Space shuttle Discovery fueled for its last flight
CAPE CANAVERAL, Florida (Reuters) – Space shuttle Discovery was being fueled for liftoff on Thursday on its final mission to carry supplies and spare parts to the International Space Station.
Workers at the Kennedy Space Center in Florida began pumping supercold liquid oxygen and liquid hydrogen into Discovery’s fuel tank in preparation for a launch attempt at 4:50 p.m. (2150 GMT)
The preparations came after months of delays for the last flight of the Discovery, the first of three shuttles NASA plans to retire this year as it phases out its shuttle program.
NASA attempted to launch Discovery on November 5, but was stymied by a leak in a hydrogen vent line. Later, an unrelated and far more serious problem surfaced with support beams inside the fuel tank.
Engineers eventually determined a combination of problems, including flawed materials, caused some of the beams to crack and devised a sort of metal bandage to reinforce the trouble spots.
“It’s going to perform perfectly fine,” said launch director Mike Leinbach.
The shuttle carries a storage room for the space station, a $100 billion project of 16 nations nearing completion after more than a decade of construction 220 miles above the Earth.
Discovery also is transporting a platform to house spare parts outside the station and equipment and supplies. The cargo includes a humanoid robot, known as Robonaut 2, that will be set up in the U.S. laboratory for a trial run.
The flight will be the 39th and final space mission for NASA’s oldest surviving orbiter — shuttles Columbia and Challenger were lost in accidents that claimed the lives of 14 astronauts.
The remaining three ships are being retired due to high operational costs and to free up money to develop new vehicles capable of traveling beyond the space station’s orbit.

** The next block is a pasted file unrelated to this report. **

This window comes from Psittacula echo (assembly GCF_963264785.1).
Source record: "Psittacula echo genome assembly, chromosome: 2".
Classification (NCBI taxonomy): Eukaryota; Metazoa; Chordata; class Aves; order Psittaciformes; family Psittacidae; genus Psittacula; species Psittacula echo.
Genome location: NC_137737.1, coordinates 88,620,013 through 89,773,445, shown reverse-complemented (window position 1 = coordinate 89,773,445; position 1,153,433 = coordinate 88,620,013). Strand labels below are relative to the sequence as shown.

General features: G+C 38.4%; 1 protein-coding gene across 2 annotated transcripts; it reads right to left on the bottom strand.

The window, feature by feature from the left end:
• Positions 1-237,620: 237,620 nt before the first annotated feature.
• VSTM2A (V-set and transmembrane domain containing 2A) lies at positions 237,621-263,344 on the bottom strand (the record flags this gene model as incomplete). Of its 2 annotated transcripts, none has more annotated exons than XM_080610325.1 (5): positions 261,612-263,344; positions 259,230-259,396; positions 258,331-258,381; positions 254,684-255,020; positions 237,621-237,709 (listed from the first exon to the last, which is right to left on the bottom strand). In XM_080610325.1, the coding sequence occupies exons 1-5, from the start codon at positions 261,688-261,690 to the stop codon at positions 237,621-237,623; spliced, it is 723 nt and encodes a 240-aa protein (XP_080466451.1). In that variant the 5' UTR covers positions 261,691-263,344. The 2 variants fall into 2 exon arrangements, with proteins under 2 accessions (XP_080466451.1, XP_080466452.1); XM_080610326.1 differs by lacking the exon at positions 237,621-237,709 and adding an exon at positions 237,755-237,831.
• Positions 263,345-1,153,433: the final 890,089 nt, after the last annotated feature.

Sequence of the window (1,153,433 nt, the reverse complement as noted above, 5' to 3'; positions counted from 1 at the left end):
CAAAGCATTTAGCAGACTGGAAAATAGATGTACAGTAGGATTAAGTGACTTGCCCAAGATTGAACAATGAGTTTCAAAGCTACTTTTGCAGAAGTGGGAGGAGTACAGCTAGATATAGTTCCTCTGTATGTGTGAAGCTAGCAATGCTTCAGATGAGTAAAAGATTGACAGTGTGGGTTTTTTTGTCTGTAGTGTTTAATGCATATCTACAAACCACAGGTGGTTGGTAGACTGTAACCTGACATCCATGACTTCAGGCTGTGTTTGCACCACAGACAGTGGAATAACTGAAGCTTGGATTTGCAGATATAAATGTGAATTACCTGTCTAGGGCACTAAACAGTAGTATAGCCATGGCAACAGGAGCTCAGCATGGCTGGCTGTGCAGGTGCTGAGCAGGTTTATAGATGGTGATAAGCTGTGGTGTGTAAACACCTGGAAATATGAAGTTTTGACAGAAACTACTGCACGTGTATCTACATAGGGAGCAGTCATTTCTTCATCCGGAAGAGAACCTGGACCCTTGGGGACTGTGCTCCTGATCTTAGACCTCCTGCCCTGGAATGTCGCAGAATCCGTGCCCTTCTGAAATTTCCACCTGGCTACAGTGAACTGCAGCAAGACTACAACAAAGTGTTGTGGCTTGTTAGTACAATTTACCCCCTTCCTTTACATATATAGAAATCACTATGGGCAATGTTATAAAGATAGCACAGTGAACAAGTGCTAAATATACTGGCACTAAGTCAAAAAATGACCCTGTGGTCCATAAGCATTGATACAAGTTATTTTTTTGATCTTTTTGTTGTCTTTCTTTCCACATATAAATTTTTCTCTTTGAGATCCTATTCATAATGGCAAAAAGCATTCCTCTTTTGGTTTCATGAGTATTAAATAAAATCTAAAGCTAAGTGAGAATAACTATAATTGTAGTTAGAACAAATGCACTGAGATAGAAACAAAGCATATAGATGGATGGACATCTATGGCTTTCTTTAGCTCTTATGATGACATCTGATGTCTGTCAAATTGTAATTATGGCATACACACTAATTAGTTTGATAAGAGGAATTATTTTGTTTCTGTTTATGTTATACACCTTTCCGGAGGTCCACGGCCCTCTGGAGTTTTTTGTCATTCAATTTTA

NASA plans to launch shuttle Endeavour on its final flight in April and end the program with a final cargo haul to the station over the summer aboard Atlantis, though funding for that mission has not yet been allotted.
“Landing day is going to be tough,” Leinbach said. “Landing day of Discovery, and then Endeavour and especially Atlantis, the last mission, you’ll see a lot of people on the runway who will probably choke up some because it’s the end of a 30-year program that not only have we worked in and made our livelihoods in, but we’ve grown to love and appreciate and feel like we’re doing something special for the country and, really, the world.”
The delay launching Discovery cost the crew its lead spacewalker, Tim Kopra, who was injured in a bicycle accident last month. He was replaced by Stephen Bowen.
The five-man, one-woman crew includes commander Steven Lindsey, pilot Eric Boe, spacewalkers Bowen and Alvin Drew, along with Michael Barratt and Nicole Stott. They are scheduled to spend 11 days in orbit.
(Editing by Kevin Gray and Eric Beech)